After them, the briefing for journalists was continued by Vice Prime Minister, Dmytro Kuleba and Assistant Secretary General, Cadenbach. According to Kuleba, Ukraine intends to continue cooperation with the North Atlantic Alliance in a new format in the following five strategic directions:
- defence and security sector reform;
- development of democratic civilian control over the security and defence sector;
- professional education and professional development of military and civilian personnel;
- development of national sustainability in order to counter modern challenges and threats, including hybrid;
- human security.
NATO Secretary General, Jens Stoltenberg made a speech in the Verkhovna Rada addressed to its deputies. He stressed that «NATO's doors remain open, but the road to NATO is difficult». According to him, the Alliance expects the entry into force of the Law on National Security and Reform of the Security Service of Ukraine, noting that NATO advisers will assist the Ukrainian society in the introduction of Euro-Atlantic principles to strengthen the rule of law, ensuring the rights of minorities and strengthening the fight against corruption. "Ukraine has come a long way and still has a lot to overcome. NATO supports Ukraine," the head of the North Atlantic Alliance stated. 
It is also worth noting that more than three years ago, Ukraine set itself an ambitious goal of moving to NATO standards by 2020. In this regard, several important documents were adopted: the National Security Strategy, the Military Doctrine and the Strategic Defense Bulletin. The priority task for the Ministry of Defence is to achieve maximum interoperability of the Armed Forces of Ukraine with the Armed forces of the Alliance member-states. "Many NATO standards have already been implemented. And there are already indicators of this: firstly, the provision of military personnel, their equipment and food has improved, secondly, modern models of technology are adopted on weaponry”, head of the Office of Standardization, Codification and Cataloging of the Ministry of Defense of Ukraine, Alexander Kumeda says. The implementation of NATO standards in Ukraine is a key element of reforming the national security and safety sector. The key goal is to increase the level of combat capability and defense of the Ukrainian army. “To date, Ukraine has fulfilled and adapted 16% of all NATO standards”, head of the international relations department of the Reanimation Package of Reforms, Vasily Babich said.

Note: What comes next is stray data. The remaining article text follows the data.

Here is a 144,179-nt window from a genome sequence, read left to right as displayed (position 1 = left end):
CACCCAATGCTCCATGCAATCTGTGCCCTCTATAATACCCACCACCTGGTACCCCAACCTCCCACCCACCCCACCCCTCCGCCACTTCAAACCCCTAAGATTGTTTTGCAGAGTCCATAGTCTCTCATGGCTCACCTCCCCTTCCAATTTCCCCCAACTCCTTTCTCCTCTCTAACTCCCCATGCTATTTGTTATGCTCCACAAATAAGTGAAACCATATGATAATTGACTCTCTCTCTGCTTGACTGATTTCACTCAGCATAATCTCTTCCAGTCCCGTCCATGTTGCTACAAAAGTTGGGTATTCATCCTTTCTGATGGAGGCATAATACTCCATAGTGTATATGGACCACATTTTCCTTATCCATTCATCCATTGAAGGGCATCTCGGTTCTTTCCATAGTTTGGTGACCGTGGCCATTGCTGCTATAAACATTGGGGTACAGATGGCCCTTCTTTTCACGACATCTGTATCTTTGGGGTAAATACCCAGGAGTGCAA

Thus, this visit became a landmark event in Ukraine-NATO relations and once again demonstrated the support from the North Atlantic Alliance. For our part, the Ukrainian authorities have confirmed a clear focus on NATO membership and readiness for hard work. However, uncertainty remains in our relationship. NATO itself has internal contradictions about further expand the Alliance and maintenance of Euro-Atlantic solidarity. There is a problem of defining priority NATO standards for Ukraine. Since we are having war with Russia, we need to decide: either we implement the standards necessary to cooperate with other NATO forces in NATO's international operations under the auspices of the United Nations; or the standards necessary to address the issue of collective defense within NATO membership; or if the prospect of membership seems uncertain, then the main focus should be on standards that strengthen our own national defense. Also, the event did not avoid the unpleasant moment when NATO actually pushed the MAP away, and instead offered its substitute “One Country - One Plan”. Therefore we must clearly identify what standards we need, insist on obtaining MAP, continue to improve relations with NATO and achieve more significant progress in reforms.